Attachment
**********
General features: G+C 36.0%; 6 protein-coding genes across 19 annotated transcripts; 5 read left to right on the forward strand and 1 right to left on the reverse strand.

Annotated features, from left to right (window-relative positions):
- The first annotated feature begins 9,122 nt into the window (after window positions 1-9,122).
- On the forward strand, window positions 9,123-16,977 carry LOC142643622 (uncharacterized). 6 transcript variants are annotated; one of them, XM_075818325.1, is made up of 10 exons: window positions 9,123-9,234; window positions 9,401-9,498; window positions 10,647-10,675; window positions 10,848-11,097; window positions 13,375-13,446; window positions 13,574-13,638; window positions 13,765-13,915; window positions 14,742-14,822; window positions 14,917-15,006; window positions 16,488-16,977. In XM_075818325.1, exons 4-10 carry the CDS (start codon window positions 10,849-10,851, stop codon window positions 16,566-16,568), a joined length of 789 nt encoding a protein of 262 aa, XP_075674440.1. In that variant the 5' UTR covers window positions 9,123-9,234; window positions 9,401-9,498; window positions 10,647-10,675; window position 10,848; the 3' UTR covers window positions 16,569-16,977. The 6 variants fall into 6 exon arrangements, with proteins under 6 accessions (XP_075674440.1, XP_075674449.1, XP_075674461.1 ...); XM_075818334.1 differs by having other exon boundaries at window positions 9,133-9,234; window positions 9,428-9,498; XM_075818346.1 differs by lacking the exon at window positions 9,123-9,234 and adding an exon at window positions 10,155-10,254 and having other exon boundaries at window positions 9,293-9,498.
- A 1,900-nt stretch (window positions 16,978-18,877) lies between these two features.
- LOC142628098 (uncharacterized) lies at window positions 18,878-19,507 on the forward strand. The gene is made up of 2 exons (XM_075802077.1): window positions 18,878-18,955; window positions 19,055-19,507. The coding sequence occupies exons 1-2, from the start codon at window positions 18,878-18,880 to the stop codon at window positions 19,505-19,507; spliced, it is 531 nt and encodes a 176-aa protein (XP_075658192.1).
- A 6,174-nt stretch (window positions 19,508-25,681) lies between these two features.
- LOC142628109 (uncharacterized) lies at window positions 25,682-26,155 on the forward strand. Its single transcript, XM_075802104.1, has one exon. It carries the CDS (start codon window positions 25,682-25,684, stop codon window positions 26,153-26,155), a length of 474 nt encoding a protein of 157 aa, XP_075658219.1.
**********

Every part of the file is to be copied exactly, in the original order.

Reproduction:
General features: G+C 36.0%; 6 protein-coding genes across 19 annotated transcripts; 5 read left to right on the forward strand and 1 right to left on the reverse strand.

Annotated features, from left to right (window-relative positions):
- The first annotated feature begins 9,122 nt into the window (after window positions 1-9,122).
- On the forward strand, window positions 9,123-16,977 carry LOC142643622 (uncharacterized). 6 transcript variants are annotated; one of them, XM_075818325.1, is made up of 10 exons: window positions 9,123-9,234; window positions 9,401-9,498; window positions 10,647-10,675; window positions 10,848-11,097; window positions 13,375-13,446; window positions 13,574-13,638; window positions 13,765-13,915; window positions 14,742-14,822; window positions 14,917-15,006; window positions 16,488-16,977. In XM_075818325.1, exons 4-10 carry the CDS (start codon window positions 10,849-10,851, stop codon window positions 16,566-16,568), a joined length of 789 nt encoding a protein of 262 aa, XP_075674440.1. In that variant the 5' UTR covers window positions 9,123-9,234; window positions 9,401-9,498; window positions 10,647-10,675; window position 10,848; the 3' UTR covers window positions 16,569-16,977. The 6 variants fall into 6 exon arrangements, with proteins under 6 accessions (XP_075674440.1, XP_075674449.1, XP_075674461.1 ...); XM_075818334.1 differs by having other exon boundaries at window positions 9,133-9,234; window positions 9,428-9,498; XM_075818346.1 differs by lacking the exon at window positions 9,123-9,234 and adding an exon at window positions 10,155-10,254 and having other exon boundaries at window positions 9,293-9,498.
- A 1,900-nt stretch (window positions 16,978-18,877) lies between these two features.
- LOC142628098 (uncharacterized) lies at window positions 18,878-19,507 on the forward strand. The gene is made up of 2 exons (XM_075802077.1): window positions 18,878-18,955; window positions 19,055-19,507. The coding sequence occupies exons 1-2, from the start codon at window positions 18,878-18,880 to the stop codon at window positions 19,505-19,507; spliced, it is 531 nt and encodes a 176-aa protein (XP_075658192.1).
- A 6,174-nt stretch (window positions 19,508-25,681) lies between these two features.
- LOC142628109 (uncharacterized) lies at window positions 25,682-26,155 on the forward strand. Its single transcript, XM_075802104.1, has one exon. It carries the CDS (start codon window positions 25,682-25,684, stop codon window positions 26,153-26,155), a length of 474 nt encoding a protein of 157 aa, XP_075658219.1.